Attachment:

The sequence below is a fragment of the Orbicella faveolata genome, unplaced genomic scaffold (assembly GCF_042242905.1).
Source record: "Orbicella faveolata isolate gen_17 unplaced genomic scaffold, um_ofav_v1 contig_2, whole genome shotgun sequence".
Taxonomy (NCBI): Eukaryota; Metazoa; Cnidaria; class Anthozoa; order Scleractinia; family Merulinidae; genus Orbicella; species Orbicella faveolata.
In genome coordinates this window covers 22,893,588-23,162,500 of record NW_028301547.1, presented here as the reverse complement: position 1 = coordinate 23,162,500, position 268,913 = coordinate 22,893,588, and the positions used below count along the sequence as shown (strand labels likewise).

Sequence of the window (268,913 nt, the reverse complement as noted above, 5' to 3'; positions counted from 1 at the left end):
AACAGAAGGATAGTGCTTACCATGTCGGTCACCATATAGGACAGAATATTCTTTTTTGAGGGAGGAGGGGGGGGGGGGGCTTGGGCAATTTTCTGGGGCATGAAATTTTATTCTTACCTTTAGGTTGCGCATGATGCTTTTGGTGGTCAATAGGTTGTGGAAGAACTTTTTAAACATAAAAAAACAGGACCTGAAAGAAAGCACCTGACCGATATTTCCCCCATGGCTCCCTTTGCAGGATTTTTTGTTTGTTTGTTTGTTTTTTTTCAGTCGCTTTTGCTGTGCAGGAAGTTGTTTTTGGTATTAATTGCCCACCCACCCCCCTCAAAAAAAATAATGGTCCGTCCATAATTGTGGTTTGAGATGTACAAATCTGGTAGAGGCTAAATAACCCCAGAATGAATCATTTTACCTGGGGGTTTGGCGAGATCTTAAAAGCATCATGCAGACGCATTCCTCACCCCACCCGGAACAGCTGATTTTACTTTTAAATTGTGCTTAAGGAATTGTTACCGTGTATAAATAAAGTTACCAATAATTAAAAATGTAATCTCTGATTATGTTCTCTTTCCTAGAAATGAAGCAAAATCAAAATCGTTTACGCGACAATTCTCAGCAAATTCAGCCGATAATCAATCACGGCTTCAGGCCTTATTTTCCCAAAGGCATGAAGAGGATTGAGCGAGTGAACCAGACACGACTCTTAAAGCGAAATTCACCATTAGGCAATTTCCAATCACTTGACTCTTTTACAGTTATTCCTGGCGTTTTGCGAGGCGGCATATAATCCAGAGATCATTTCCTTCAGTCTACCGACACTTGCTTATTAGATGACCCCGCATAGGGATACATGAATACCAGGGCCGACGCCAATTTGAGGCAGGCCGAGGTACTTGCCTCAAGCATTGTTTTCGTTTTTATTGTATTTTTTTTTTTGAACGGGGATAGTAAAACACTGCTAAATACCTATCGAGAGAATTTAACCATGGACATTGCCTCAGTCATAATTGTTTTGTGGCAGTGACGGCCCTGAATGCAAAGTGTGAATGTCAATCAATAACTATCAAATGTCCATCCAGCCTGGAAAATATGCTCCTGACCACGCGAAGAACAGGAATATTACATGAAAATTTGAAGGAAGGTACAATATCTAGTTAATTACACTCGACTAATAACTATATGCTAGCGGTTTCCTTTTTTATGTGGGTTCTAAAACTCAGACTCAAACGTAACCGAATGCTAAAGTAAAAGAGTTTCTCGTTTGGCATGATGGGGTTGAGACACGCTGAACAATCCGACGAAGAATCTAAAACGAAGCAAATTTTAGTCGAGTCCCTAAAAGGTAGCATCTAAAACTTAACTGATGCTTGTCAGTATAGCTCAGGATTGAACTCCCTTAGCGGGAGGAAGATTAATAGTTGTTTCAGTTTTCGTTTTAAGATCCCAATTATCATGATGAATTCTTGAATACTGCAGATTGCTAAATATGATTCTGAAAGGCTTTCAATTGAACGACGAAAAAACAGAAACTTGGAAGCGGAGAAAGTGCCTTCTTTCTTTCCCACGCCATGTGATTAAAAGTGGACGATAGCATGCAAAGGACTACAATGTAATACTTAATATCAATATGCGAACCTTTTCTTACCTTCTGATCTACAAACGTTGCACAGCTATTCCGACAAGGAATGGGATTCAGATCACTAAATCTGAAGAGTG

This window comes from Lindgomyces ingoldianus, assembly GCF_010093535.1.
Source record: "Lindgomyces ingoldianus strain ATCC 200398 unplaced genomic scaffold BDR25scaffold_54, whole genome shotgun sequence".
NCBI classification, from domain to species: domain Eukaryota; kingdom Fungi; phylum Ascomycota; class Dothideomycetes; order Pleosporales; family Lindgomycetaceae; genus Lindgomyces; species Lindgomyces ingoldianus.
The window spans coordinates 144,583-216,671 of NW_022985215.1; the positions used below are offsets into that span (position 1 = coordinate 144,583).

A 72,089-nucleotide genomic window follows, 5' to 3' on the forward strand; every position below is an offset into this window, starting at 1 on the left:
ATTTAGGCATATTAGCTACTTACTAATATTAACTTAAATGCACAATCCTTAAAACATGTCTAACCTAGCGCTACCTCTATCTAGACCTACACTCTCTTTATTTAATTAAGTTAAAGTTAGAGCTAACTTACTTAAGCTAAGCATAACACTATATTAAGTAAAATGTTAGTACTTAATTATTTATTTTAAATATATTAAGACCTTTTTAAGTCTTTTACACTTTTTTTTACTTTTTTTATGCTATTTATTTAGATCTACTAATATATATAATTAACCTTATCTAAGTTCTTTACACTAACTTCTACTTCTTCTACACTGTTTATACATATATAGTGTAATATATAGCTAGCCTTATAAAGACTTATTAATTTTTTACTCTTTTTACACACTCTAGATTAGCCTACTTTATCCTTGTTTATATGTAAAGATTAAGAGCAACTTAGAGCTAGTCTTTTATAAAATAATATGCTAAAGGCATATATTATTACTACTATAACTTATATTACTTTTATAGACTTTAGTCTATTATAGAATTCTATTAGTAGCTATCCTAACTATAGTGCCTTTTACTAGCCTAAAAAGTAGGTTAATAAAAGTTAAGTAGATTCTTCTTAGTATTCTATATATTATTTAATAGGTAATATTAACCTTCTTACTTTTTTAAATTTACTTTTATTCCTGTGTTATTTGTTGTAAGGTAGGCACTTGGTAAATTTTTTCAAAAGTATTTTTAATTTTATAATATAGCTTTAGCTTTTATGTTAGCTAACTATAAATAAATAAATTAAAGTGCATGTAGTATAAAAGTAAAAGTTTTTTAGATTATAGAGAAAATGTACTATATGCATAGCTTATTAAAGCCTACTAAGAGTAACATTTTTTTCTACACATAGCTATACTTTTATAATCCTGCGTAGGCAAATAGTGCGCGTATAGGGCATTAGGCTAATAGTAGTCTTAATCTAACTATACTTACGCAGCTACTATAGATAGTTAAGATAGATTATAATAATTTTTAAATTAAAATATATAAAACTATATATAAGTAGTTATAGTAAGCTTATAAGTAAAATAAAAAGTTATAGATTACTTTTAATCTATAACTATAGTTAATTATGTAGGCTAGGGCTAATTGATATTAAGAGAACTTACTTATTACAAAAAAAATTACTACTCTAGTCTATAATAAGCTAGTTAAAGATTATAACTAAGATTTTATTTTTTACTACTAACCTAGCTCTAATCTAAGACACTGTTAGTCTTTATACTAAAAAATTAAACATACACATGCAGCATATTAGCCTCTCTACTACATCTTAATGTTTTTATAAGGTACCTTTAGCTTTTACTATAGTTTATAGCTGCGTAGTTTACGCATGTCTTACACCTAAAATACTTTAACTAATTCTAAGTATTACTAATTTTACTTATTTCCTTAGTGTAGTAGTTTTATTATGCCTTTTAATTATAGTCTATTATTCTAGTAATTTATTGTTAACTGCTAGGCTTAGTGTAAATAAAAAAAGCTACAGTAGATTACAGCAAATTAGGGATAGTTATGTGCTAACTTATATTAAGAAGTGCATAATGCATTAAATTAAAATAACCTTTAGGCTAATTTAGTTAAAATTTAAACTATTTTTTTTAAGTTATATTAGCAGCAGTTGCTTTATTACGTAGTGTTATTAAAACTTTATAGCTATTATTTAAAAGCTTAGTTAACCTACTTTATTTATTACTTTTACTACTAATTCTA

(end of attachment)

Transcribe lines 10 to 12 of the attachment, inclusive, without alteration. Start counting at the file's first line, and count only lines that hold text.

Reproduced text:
The window spans coordinates 144,583-216,671 of NW_022985215.1; the positions used below are offsets into that span (position 1 = coordinate 144,583).

A 72,089-nucleotide genomic window follows, 5' to 3' on the forward strand; every position below is an offset into this window, starting at 1 on the left:
ATTTAGGCATATTAGCTACTTACTAATATTAACTTAAATGCACAATCCTTAAAACATGTCTAACCTAGCGCTACCTCTATCTAGACCTACACTCTCTTTATTTAATTAAGTTAAAGTTAGAGCTAACTTACTTAAGCTAAGCATAACACTATATTAAGTAAAATGTTAGTACTTAATTATTTATTTTAAATATATTAAGACCTTTTTAAGTCTTTTACACTTTTTTTTACTTTTTTTATGCTATTTATTTAGATCTACTAATATATATAATTAACCTTATCTAAGTTCTTTACACTAACTTCTACTTCTTCTACACTGTTTATACATATATAGTGTAATATATAGCTAGCCTTATAAAGACTTATTAATTTTTTACTCTTTTTACACACTCTAGATTAGCCTACTTTATCCTTGTTTATATGTAAAGATTAAGAGCAACTTAGAGCTAGTCTTTTATAAAATAATATGCTAAAGGCATATATTATTACTACTATAACTTATATTACTTTTATAGACTTTAGTCTATTATAGAATTCTATTAGTAGCTATCCTAACTATAGTGCCTTTTACTAGCCTAAAAAGTAGGTTAATAAAAGTTAAGTAGATTCTTCTTAGTATTCTATATATTATTTAATAGGTAATATTAACCTTCTTACTTTTTTAAATTTACTTTTATTCCTGTGTTATTTGTTGTAAGGTAGGCACTTGGTAAATTTTTTCAAAAGTATTTTTAATTTTATAATATAGCTTTAGCTTTTATGTTAGCTAACTATAAATAAATAAATTAAAGTGCATGTAGTATAAAAGTAAAAGTTTTTTAGATTATAGAGAAAATGTACTATATGCATAGCTTATTAAAGCCTACTAAGAGTAACATTTTTTTCTACACATAGCTATACTTTTATAATCCTGCGTAGGCAAATAGTGCGCGTATAGGGCATTAGGCTAATAGTAGTCTTAATCTAACTATACTTACGCAGCTACTATAGATAGTTAAGATAGATTATAATAATTTTTAAATTAAAATATATAAAACTATATATAAGTAGTTATAGTAAGCTTATAAGTAAAATAAAAAGTTATAGATTACTTTTAATCTATAACTATAGTTAATTATGTAGGCTAGGGCTAATTGATATTAAGAGAACTTACTTATTACAAAAAAAATTACTACTCTAGTCTATAATAAGCTAGTTAAAGATTATAACTAAGATTTTATTTTTTACTACTAACCTAGCTCTAATCTAAGACACTGTTAGTCTTTATACTAAAAAATTAAACATACACATGCAGCATATTAGCCTCTCTACTACATCTTAATGTTTTTATAAGGTACCTTTAGCTTTTACTATAGTTTATAGCTGCGTAGTTTACGCATGTCTTACACCTAAAATACTTTAACTAATTCTAAGTATTACTAATTTTACTTATTTCCTTAGTGTAGTAGTTTTATTATGCCTTTTAATTATAGTCTATTATTCTAGTAATTTATTGTTAACTGCTAGGCTTAGTGTAAATAAAAAAAGCTACAGTAGATTACAGCAAATTAGGGATAGTTATGTGCTAACTTATATTAAGAAGTGCATAATGCATTAAATTAAAATAACCTTTAGGCTAATTTAGTTAAAATTTAAACTATTTTTTTTAAGTTATATTAGCAGCAGTTGCTTTATTACGTAGTGTTATTAAAACTTTATAGCTATTATTTAAAAGCTTAGTTAACCTACTTTATTTATTACTTTTACTACTAATTCTA